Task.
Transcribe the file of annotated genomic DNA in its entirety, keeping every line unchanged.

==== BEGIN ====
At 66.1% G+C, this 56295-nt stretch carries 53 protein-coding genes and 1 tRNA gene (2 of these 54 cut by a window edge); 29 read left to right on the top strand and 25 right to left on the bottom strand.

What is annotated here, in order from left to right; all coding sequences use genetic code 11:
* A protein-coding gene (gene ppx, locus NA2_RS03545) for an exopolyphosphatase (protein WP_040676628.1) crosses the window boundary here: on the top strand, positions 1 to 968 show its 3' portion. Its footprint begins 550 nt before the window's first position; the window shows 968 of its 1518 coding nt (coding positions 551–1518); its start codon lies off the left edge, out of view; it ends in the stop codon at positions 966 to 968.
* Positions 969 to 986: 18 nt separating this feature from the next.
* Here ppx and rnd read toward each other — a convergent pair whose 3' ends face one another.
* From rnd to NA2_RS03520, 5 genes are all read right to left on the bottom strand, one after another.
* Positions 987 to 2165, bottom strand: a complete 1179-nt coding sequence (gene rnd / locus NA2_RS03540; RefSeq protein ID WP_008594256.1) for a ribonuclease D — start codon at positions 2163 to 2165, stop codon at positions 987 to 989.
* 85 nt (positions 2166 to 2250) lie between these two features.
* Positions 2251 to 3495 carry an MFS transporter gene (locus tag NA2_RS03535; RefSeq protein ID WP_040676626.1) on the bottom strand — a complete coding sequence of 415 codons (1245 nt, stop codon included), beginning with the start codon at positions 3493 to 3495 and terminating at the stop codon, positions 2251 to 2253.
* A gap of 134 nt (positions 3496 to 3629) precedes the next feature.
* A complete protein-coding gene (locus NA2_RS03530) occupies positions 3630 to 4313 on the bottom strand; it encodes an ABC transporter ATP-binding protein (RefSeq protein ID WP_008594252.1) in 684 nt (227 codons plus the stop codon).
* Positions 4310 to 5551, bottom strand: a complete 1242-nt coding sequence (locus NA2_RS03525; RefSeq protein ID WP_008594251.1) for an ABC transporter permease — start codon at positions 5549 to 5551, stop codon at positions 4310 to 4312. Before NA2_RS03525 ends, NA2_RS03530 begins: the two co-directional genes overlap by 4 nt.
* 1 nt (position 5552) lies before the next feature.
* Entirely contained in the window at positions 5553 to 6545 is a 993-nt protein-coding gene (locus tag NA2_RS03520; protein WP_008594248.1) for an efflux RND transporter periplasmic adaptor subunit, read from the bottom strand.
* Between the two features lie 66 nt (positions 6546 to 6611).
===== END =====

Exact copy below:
At 66.1% G+C, this 56295-nt stretch carries 53 protein-coding genes and 1 tRNA gene (2 of these 54 cut by a window edge); 29 read left to right on the top strand and 25 right to left on the bottom strand.

What is annotated here, in order from left to right; all coding sequences use genetic code 11:
* A protein-coding gene (gene ppx, locus NA2_RS03545) for an exopolyphosphatase (protein WP_040676628.1) crosses the window boundary here: on the top strand, positions 1 to 968 show its 3' portion. Its footprint begins 550 nt before the window's first position; the window shows 968 of its 1518 coding nt (coding positions 551–1518); its start codon lies off the left edge, out of view; it ends in the stop codon at positions 966 to 968.
* Positions 969 to 986: 18 nt separating this feature from the next.
* Here ppx and rnd read toward each other — a convergent pair whose 3' ends face one another.
* From rnd to NA2_RS03520, 5 genes are all read right to left on the bottom strand, one after another.
* Positions 987 to 2165, bottom strand: a complete 1179-nt coding sequence (gene rnd / locus NA2_RS03540; RefSeq protein ID WP_008594256.1) for a ribonuclease D — start codon at positions 2163 to 2165, stop codon at positions 987 to 989.
* 85 nt (positions 2166 to 2250) lie between these two features.
* Positions 2251 to 3495 carry an MFS transporter gene (locus tag NA2_RS03535; RefSeq protein ID WP_040676626.1) on the bottom strand — a complete coding sequence of 415 codons (1245 nt, stop codon included), beginning with the start codon at positions 3493 to 3495 and terminating at the stop codon, positions 2251 to 2253.
* A gap of 134 nt (positions 3496 to 3629) precedes the next feature.
* A complete protein-coding gene (locus NA2_RS03530) occupies positions 3630 to 4313 on the bottom strand; it encodes an ABC transporter ATP-binding protein (RefSeq protein ID WP_008594252.1) in 684 nt (227 codons plus the stop codon).
* Positions 4310 to 5551, bottom strand: a complete 1242-nt coding sequence (locus NA2_RS03525; RefSeq protein ID WP_008594251.1) for an ABC transporter permease — start codon at positions 5549 to 5551, stop codon at positions 4310 to 4312. Before NA2_RS03525 ends, NA2_RS03530 begins: the two co-directional genes overlap by 4 nt.
* 1 nt (position 5552) lies before the next feature.
* Entirely contained in the window at positions 5553 to 6545 is a 993-nt protein-coding gene (locus tag NA2_RS03520; protein WP_008594248.1) for an efflux RND transporter periplasmic adaptor subunit, read from the bottom strand.
* Between the two features lie 66 nt (positions 6546 to 6611).